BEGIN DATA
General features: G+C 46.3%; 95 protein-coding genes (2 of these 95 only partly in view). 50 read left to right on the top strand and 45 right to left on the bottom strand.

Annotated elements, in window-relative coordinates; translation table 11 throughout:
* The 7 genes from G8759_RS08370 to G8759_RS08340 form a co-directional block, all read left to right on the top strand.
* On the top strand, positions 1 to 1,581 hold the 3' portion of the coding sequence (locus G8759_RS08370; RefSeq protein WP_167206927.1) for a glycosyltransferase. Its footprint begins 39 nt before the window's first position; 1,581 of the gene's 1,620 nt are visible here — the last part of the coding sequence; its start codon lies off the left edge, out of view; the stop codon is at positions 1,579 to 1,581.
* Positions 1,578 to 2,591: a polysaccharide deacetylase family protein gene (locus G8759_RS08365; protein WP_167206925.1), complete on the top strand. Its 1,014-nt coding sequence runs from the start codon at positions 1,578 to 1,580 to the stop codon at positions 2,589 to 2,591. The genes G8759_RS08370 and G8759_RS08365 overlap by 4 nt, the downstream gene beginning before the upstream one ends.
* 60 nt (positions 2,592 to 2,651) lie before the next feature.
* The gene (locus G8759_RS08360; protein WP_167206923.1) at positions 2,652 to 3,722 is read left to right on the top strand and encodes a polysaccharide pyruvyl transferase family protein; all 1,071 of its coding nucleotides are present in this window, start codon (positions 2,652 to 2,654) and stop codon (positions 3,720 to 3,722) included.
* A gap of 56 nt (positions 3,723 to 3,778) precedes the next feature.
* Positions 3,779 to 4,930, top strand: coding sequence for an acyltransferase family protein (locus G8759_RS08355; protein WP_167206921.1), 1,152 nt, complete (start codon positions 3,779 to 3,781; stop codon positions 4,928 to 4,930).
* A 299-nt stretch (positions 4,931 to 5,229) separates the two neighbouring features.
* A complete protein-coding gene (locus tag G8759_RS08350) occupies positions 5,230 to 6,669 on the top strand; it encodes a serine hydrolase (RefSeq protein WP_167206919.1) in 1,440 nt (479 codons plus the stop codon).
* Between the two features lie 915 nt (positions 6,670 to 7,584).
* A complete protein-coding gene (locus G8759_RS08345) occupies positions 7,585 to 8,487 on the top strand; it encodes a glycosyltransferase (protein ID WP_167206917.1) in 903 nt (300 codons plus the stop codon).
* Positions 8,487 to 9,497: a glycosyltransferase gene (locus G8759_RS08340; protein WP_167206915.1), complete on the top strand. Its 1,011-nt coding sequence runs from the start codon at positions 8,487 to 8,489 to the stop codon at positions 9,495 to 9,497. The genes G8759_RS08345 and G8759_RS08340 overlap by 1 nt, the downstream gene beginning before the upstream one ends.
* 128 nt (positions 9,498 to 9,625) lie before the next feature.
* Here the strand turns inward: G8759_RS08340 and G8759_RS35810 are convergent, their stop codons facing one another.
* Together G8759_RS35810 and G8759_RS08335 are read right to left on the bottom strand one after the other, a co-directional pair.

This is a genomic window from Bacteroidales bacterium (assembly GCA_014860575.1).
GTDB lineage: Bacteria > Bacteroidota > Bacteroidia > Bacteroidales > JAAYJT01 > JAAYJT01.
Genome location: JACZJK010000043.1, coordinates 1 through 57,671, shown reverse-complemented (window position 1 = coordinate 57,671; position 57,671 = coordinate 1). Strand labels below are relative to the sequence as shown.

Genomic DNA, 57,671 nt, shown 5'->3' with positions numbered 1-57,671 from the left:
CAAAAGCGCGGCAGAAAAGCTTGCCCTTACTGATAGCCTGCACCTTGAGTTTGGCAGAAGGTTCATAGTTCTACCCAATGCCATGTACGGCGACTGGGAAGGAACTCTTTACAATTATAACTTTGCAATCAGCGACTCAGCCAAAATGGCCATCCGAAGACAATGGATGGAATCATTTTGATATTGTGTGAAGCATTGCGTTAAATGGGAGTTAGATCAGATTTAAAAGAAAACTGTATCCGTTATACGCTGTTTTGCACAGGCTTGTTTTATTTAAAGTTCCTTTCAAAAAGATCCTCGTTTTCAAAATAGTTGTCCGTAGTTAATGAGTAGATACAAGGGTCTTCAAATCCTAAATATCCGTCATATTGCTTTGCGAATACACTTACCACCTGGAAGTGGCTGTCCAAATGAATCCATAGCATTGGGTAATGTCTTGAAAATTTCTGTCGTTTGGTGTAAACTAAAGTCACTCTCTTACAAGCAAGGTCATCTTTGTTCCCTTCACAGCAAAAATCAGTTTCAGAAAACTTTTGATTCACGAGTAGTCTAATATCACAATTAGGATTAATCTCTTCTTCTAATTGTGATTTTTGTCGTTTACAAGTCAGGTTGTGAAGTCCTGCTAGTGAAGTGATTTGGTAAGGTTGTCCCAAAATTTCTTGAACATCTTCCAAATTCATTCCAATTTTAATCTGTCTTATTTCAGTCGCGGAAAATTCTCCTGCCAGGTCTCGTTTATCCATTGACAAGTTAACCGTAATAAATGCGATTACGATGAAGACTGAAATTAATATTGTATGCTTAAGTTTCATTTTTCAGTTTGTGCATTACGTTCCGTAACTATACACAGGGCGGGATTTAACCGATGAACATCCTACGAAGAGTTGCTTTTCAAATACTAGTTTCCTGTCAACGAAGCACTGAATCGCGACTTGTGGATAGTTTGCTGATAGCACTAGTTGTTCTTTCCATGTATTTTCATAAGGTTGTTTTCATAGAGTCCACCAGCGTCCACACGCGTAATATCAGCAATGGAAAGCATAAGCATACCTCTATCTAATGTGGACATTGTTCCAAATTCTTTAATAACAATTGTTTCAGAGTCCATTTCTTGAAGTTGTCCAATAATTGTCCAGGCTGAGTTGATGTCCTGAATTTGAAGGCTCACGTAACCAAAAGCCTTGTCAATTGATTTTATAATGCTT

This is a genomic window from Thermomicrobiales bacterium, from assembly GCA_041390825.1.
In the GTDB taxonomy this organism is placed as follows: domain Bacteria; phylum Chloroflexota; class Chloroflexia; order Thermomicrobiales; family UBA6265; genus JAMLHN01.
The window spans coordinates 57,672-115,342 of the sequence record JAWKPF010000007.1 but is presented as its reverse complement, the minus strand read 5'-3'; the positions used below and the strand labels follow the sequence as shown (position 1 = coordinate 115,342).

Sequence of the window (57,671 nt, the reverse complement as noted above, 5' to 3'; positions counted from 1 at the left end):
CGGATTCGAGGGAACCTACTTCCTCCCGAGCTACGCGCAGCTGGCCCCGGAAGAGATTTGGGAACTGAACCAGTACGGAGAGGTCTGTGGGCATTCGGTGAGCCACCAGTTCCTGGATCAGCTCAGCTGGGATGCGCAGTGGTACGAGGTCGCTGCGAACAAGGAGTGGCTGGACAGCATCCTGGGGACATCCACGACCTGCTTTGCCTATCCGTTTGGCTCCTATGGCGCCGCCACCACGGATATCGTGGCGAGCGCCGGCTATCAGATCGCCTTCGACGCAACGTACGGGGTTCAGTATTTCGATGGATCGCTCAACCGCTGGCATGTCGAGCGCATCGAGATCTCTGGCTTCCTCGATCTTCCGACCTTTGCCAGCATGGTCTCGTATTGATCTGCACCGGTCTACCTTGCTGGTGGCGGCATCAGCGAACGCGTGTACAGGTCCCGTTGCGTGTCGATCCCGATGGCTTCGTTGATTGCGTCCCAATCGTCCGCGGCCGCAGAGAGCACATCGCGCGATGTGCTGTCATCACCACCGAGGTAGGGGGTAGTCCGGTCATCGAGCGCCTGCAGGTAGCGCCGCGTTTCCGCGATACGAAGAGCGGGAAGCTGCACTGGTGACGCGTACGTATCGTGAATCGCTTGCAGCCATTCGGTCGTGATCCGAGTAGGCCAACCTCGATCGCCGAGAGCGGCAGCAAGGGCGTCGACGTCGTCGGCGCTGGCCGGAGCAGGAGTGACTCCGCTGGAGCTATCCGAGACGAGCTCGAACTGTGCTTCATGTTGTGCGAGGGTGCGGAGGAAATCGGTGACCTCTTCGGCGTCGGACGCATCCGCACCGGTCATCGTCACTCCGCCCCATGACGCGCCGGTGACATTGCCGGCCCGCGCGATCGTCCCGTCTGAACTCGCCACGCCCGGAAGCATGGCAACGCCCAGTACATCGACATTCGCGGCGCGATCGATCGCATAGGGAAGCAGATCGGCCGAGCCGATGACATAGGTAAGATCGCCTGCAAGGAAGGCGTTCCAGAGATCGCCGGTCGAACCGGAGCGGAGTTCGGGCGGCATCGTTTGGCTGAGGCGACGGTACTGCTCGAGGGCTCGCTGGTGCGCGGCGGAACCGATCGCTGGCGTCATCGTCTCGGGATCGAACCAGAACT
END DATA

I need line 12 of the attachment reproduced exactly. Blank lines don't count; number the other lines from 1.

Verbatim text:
* Between the two features lie 915 nt (positions 6,670 to 7,584).